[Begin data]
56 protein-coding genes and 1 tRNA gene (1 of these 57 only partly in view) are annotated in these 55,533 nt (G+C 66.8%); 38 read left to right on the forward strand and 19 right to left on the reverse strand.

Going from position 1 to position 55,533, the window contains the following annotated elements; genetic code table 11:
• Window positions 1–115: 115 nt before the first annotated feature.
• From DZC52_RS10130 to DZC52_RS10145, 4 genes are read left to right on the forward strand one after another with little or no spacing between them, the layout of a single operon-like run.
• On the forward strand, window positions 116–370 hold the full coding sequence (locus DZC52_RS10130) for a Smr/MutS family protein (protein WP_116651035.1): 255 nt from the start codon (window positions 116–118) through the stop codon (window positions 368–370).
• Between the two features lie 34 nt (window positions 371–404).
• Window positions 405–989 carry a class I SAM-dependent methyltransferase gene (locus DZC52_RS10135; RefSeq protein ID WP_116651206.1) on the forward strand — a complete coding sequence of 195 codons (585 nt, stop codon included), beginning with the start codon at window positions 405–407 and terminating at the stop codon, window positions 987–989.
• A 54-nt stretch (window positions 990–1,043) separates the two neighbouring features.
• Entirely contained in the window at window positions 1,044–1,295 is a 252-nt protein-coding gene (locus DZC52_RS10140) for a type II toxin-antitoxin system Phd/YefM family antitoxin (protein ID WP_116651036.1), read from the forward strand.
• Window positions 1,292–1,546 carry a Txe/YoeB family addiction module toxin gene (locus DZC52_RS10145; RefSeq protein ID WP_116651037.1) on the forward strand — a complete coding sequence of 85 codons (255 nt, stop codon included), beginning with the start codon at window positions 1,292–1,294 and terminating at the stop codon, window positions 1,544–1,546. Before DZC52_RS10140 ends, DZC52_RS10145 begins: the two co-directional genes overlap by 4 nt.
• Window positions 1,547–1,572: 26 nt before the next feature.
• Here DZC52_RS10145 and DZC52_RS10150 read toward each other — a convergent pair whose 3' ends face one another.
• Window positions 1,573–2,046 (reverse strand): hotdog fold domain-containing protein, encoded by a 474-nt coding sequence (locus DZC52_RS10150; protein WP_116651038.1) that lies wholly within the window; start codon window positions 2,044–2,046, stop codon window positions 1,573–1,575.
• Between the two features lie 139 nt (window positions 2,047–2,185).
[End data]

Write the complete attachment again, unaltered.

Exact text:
56 protein-coding genes and 1 tRNA gene (1 of these 57 only partly in view) are annotated in these 55,533 nt (G+C 66.8%); 38 read left to right on the forward strand and 19 right to left on the reverse strand.

Going from position 1 to position 55,533, the window contains the following annotated elements; genetic code table 11:
• Window positions 1–115: 115 nt before the first annotated feature.
• From DZC52_RS10130 to DZC52_RS10145, 4 genes are read left to right on the forward strand one after another with little or no spacing between them, the layout of a single operon-like run.
• On the forward strand, window positions 116–370 hold the full coding sequence (locus DZC52_RS10130) for a Smr/MutS family protein (protein WP_116651035.1): 255 nt from the start codon (window positions 116–118) through the stop codon (window positions 368–370).
• Between the two features lie 34 nt (window positions 371–404).
• Window positions 405–989 carry a class I SAM-dependent methyltransferase gene (locus DZC52_RS10135; RefSeq protein ID WP_116651206.1) on the forward strand — a complete coding sequence of 195 codons (585 nt, stop codon included), beginning with the start codon at window positions 405–407 and terminating at the stop codon, window positions 987–989.
• A 54-nt stretch (window positions 990–1,043) separates the two neighbouring features.
• Entirely contained in the window at window positions 1,044–1,295 is a 252-nt protein-coding gene (locus DZC52_RS10140) for a type II toxin-antitoxin system Phd/YefM family antitoxin (protein ID WP_116651036.1), read from the forward strand.
• Window positions 1,292–1,546 carry a Txe/YoeB family addiction module toxin gene (locus DZC52_RS10145; RefSeq protein ID WP_116651037.1) on the forward strand — a complete coding sequence of 85 codons (255 nt, stop codon included), beginning with the start codon at window positions 1,292–1,294 and terminating at the stop codon, window positions 1,544–1,546. Before DZC52_RS10140 ends, DZC52_RS10145 begins: the two co-directional genes overlap by 4 nt.
• Window positions 1,547–1,572: 26 nt before the next feature.
• Here DZC52_RS10145 and DZC52_RS10150 read toward each other — a convergent pair whose 3' ends face one another.
• Window positions 1,573–2,046 (reverse strand): hotdog fold domain-containing protein, encoded by a 474-nt coding sequence (locus DZC52_RS10150; protein WP_116651038.1) that lies wholly within the window; start codon window positions 2,044–2,046, stop codon window positions 1,573–1,575.
• Between the two features lie 139 nt (window positions 2,047–2,185).